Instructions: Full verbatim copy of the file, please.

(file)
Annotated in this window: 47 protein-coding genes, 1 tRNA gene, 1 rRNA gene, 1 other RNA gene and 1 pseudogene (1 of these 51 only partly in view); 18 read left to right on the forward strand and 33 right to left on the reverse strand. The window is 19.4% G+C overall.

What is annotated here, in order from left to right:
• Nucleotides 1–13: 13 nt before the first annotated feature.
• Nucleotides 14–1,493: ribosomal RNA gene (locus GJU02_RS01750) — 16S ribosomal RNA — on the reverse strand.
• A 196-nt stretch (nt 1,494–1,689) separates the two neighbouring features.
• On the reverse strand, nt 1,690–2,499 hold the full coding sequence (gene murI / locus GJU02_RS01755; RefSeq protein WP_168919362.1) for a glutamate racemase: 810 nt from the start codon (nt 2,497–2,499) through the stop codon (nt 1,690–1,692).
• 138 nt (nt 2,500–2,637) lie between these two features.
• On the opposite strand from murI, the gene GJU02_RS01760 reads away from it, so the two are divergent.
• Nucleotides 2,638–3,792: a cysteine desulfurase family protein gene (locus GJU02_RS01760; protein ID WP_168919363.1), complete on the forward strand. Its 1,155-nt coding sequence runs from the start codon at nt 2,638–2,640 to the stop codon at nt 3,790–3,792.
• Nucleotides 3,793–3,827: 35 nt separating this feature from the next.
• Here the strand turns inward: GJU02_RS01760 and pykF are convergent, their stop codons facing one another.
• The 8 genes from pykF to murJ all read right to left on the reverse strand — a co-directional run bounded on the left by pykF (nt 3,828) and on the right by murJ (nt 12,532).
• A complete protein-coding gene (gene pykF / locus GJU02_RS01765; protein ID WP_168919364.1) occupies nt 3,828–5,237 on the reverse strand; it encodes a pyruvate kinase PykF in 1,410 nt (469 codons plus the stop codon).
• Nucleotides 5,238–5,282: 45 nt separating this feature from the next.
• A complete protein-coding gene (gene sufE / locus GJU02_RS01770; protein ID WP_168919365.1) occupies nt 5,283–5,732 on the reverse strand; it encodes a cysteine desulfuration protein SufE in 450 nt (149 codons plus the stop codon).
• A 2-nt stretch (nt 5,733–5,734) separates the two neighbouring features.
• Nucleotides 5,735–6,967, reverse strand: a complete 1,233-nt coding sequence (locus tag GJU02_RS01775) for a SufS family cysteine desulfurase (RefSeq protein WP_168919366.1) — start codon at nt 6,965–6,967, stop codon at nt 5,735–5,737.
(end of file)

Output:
Annotated in this window: 47 protein-coding genes, 1 tRNA gene, 1 rRNA gene, 1 other RNA gene and 1 pseudogene (1 of these 51 only partly in view); 18 read left to right on the forward strand and 33 right to left on the reverse strand. The window is 19.4% G+C overall.

What is annotated here, in order from left to right:
• Nucleotides 1–13: 13 nt before the first annotated feature.
• Nucleotides 14–1,493: ribosomal RNA gene (locus GJU02_RS01750) — 16S ribosomal RNA — on the reverse strand.
• A 196-nt stretch (nt 1,494–1,689) separates the two neighbouring features.
• On the reverse strand, nt 1,690–2,499 hold the full coding sequence (gene murI / locus GJU02_RS01755; RefSeq protein WP_168919362.1) for a glutamate racemase: 810 nt from the start codon (nt 2,497–2,499) through the stop codon (nt 1,690–1,692).
• 138 nt (nt 2,500–2,637) lie between these two features.
• On the opposite strand from murI, the gene GJU02_RS01760 reads away from it, so the two are divergent.
• Nucleotides 2,638–3,792: a cysteine desulfurase family protein gene (locus GJU02_RS01760; protein ID WP_168919363.1), complete on the forward strand. Its 1,155-nt coding sequence runs from the start codon at nt 2,638–2,640 to the stop codon at nt 3,790–3,792.
• Nucleotides 3,793–3,827: 35 nt separating this feature from the next.
• Here the strand turns inward: GJU02_RS01760 and pykF are convergent, their stop codons facing one another.
• The 8 genes from pykF to murJ all read right to left on the reverse strand — a co-directional run bounded on the left by pykF (nt 3,828) and on the right by murJ (nt 12,532).
• A complete protein-coding gene (gene pykF / locus GJU02_RS01765; protein ID WP_168919364.1) occupies nt 3,828–5,237 on the reverse strand; it encodes a pyruvate kinase PykF in 1,410 nt (469 codons plus the stop codon).
• Nucleotides 5,238–5,282: 45 nt separating this feature from the next.
• A complete protein-coding gene (gene sufE / locus GJU02_RS01770; protein ID WP_168919365.1) occupies nt 5,283–5,732 on the reverse strand; it encodes a cysteine desulfuration protein SufE in 450 nt (149 codons plus the stop codon).
• A 2-nt stretch (nt 5,733–5,734) separates the two neighbouring features.
• Nucleotides 5,735–6,967, reverse strand: a complete 1,233-nt coding sequence (locus tag GJU02_RS01775) for a SufS family cysteine desulfurase (RefSeq protein WP_168919366.1) — start codon at nt 6,965–6,967, stop codon at nt 5,735–5,737.